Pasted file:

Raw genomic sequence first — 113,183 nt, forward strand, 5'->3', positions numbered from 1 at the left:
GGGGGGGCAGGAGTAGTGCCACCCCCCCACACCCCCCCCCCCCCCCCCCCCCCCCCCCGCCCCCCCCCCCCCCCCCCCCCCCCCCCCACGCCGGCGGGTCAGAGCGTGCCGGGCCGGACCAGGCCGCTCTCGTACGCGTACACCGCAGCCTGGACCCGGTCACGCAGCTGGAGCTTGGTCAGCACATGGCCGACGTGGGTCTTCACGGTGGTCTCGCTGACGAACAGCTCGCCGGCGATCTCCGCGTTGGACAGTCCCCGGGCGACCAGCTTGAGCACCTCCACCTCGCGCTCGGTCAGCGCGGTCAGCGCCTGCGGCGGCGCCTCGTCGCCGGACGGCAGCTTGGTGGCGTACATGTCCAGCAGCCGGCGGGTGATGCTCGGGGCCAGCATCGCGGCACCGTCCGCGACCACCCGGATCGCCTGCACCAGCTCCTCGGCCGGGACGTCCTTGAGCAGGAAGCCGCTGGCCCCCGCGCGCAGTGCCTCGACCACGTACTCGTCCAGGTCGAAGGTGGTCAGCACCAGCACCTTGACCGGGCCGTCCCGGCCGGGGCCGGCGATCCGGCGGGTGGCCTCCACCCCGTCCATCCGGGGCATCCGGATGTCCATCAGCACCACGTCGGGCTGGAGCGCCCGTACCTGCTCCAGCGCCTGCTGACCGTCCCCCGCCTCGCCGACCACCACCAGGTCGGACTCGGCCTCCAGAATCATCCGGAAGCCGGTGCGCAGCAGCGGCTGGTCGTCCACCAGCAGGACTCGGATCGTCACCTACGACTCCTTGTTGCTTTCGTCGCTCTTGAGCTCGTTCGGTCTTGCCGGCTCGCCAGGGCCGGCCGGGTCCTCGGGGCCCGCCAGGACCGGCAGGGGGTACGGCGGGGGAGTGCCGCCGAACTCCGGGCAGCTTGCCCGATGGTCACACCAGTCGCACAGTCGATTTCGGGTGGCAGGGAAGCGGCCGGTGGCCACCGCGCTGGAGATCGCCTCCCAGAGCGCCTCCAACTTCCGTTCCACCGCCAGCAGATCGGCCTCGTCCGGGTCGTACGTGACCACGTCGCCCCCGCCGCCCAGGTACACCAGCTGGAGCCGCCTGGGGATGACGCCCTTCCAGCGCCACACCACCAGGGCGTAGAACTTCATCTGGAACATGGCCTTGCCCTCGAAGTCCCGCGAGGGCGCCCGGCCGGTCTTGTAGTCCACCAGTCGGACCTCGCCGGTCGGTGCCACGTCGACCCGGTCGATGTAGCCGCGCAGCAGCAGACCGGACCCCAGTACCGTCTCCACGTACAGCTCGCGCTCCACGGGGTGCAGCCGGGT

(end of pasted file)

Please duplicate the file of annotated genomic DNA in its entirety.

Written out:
Raw genomic sequence first — 113,183 nt, forward strand, 5'->3', positions numbered from 1 at the left:
GGGGGGGCAGGAGTAGTGCCACCCCCCCACACCCCCCCCCCCCCCCCCCCCCCCCCCCGCCCCCCCCCCCCCCCCCCCCCCCCCCCCACGCCGGCGGGTCAGAGCGTGCCGGGCCGGACCAGGCCGCTCTCGTACGCGTACACCGCAGCCTGGACCCGGTCACGCAGCTGGAGCTTGGTCAGCACATGGCCGACGTGGGTCTTCACGGTGGTCTCGCTGACGAACAGCTCGCCGGCGATCTCCGCGTTGGACAGTCCCCGGGCGACCAGCTTGAGCACCTCCACCTCGCGCTCGGTCAGCGCGGTCAGCGCCTGCGGCGGCGCCTCGTCGCCGGACGGCAGCTTGGTGGCGTACATGTCCAGCAGCCGGCGGGTGATGCTCGGGGCCAGCATCGCGGCACCGTCCGCGACCACCCGGATCGCCTGCACCAGCTCCTCGGCCGGGACGTCCTTGAGCAGGAAGCCGCTGGCCCCCGCGCGCAGTGCCTCGACCACGTACTCGTCCAGGTCGAAGGTGGTCAGCACCAGCACCTTGACCGGGCCGTCCCGGCCGGGGCCGGCGATCCGGCGGGTGGCCTCCACCCCGTCCATCCGGGGCATCCGGATGTCCATCAGCACCACGTCGGGCTGGAGCGCCCGTACCTGCTCCAGCGCCTGCTGACCGTCCCCCGCCTCGCCGACCACCACCAGGTCGGACTCGGCCTCCAGAATCATCCGGAAGCCGGTGCGCAGCAGCGGCTGGTCGTCCACCAGCAGGACTCGGATCGTCACCTACGACTCCTTGTTGCTTTCGTCGCTCTTGAGCTCGTTCGGTCTTGCCGGCTCGCCAGGGCCGGCCGGGTCCTCGGGGCCCGCCAGGACCGGCAGGGGGTACGGCGGGGGAGTGCCGCCGAACTCCGGGCAGCTTGCCCGATGGTCACACCAGTCGCACAGTCGATTTCGGGTGGCAGGGAAGCGGCCGGTGGCCACCGCGCTGGAGATCGCCTCCCAGAGCGCCTCCAACTTCCGTTCCACCGCCAGCAGATCGGCCTCGTCCGGGTCGTACGTGACCACGTCGCCCCCGCCGCCCAGGTACACCAGCTGGAGCCGCCTGGGGATGACGCCCTTCCAGCGCCACACCACCAGGGCGTAGAACTTCATCTGGAACATGGCCTTGCCCTCGAAGTCCCGCGAGGGCGCCCGGCCGGTCTTGTAGTCCACCAGTCGGACCTCGCCGGTCGGTGCCACGTCGACCCGGTCGATGTAGCCGCGCAGCAGCAGACCGGACCCCAGTACCGTCTCCACGTACAGCTCGCGCTCCACGGGGTGCAGCCGGGT